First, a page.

And if there is an issue, often the fix is simple. Basics like healthy lifestyle choices and natural supplements can be a good place to start!

Additionally, we always recommend bringing your at-home testing data to your doctor. Together, you can develop the best plan for you based on your unique results, situation, and medical history. A doctor can also run additional tests and prescribe medications if needed.

What are some other fertility testing options?

At Proov, we’re focused on the 4 key cycle hormones — but there’s more to the world of fertility testing. Here are a few more testing options you can consider:

Sperm testing: It takes two to tango! Get his swimmers checked so you know that they have the best possible chance at fertilizing the egg.

Anti-mullerian hormone (AMH) test: AMH is another marker of ovarian reserve. Your doctor can perform this test.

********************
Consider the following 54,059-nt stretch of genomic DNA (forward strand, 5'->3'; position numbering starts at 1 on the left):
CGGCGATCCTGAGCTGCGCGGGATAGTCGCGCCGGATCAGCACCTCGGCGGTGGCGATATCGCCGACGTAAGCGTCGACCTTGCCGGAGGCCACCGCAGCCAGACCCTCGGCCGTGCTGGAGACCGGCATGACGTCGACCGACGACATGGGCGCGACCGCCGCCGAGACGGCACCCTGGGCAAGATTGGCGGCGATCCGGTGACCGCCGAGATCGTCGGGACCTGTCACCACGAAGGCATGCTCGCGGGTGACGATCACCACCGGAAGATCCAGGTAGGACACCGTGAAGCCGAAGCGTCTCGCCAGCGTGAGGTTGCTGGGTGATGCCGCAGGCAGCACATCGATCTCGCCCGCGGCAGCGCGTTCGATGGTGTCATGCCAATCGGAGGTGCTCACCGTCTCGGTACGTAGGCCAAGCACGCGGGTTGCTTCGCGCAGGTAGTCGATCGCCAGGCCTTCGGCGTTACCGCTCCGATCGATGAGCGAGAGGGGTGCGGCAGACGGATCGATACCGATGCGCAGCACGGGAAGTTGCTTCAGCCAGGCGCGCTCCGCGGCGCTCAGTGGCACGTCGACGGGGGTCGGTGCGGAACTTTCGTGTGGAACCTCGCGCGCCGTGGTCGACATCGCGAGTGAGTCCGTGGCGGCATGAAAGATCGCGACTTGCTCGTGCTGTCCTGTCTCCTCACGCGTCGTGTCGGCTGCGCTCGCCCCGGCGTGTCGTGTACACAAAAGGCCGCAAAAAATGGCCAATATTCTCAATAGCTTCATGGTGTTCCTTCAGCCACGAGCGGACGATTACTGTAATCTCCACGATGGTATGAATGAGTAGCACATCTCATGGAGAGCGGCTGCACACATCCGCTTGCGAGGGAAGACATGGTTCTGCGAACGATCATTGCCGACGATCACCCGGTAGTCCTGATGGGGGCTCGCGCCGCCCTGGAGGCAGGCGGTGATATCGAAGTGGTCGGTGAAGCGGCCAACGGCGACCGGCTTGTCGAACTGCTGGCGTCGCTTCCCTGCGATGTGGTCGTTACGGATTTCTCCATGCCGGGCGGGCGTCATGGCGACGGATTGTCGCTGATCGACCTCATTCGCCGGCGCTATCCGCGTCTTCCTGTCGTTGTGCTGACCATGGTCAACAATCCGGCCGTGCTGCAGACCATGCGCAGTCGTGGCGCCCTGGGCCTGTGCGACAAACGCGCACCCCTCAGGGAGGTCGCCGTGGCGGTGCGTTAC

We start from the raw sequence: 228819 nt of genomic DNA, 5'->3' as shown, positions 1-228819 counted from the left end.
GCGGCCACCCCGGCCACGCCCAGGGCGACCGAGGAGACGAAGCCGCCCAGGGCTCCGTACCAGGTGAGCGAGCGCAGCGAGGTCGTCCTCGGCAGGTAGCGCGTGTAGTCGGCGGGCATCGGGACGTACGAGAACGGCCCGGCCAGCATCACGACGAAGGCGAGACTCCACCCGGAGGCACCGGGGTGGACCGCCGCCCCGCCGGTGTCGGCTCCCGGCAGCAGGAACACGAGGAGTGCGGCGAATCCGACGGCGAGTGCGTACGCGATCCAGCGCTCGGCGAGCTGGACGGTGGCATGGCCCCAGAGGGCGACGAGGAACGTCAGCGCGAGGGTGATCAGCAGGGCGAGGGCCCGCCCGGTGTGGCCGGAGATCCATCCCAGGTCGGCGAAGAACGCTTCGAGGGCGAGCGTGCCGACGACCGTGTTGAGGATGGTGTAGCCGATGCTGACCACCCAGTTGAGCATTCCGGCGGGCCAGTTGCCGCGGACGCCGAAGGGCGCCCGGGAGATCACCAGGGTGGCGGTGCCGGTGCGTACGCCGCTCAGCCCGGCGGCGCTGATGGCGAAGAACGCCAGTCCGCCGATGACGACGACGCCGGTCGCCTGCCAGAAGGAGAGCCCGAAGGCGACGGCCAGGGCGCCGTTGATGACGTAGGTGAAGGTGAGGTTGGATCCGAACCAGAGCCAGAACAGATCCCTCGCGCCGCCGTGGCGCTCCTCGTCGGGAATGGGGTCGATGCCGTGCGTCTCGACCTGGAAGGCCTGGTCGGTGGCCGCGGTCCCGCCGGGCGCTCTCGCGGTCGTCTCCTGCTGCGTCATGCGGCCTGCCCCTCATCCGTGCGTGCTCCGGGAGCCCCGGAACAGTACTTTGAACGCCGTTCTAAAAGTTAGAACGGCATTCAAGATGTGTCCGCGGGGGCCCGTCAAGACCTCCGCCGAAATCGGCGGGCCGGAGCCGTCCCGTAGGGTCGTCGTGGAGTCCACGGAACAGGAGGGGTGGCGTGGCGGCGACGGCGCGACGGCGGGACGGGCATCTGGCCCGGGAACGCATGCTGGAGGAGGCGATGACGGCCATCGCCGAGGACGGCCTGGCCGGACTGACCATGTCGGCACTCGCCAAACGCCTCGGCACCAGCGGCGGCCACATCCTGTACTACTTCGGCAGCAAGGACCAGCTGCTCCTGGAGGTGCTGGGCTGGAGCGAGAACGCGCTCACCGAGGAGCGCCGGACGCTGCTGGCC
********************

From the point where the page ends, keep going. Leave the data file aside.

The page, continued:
Thyroid-stimulating hormone (TSH): TSH stimulates the thyroid gland to make reproductive hormones. Imbalances in TSH can cause imbalances in reproductive hormones.

Testosterone: While women should only have low levels of testosterone, some experience elevated levels (such as those with PCOS), which can interfere with fertility.

Dehydroepiandrosterone (DHEA): DHEA is a hormone that helps produce other hormones. Elevated DHEA can be a sign of PCOS or cause increased levels of testosterone.

Prolactin: Prolactin increases during breastfeeding. Elevated prolactin can inhibit ovulation.

Vitamin D: Studies show that high levels of vitamin D are associated with higher pregnancy rates.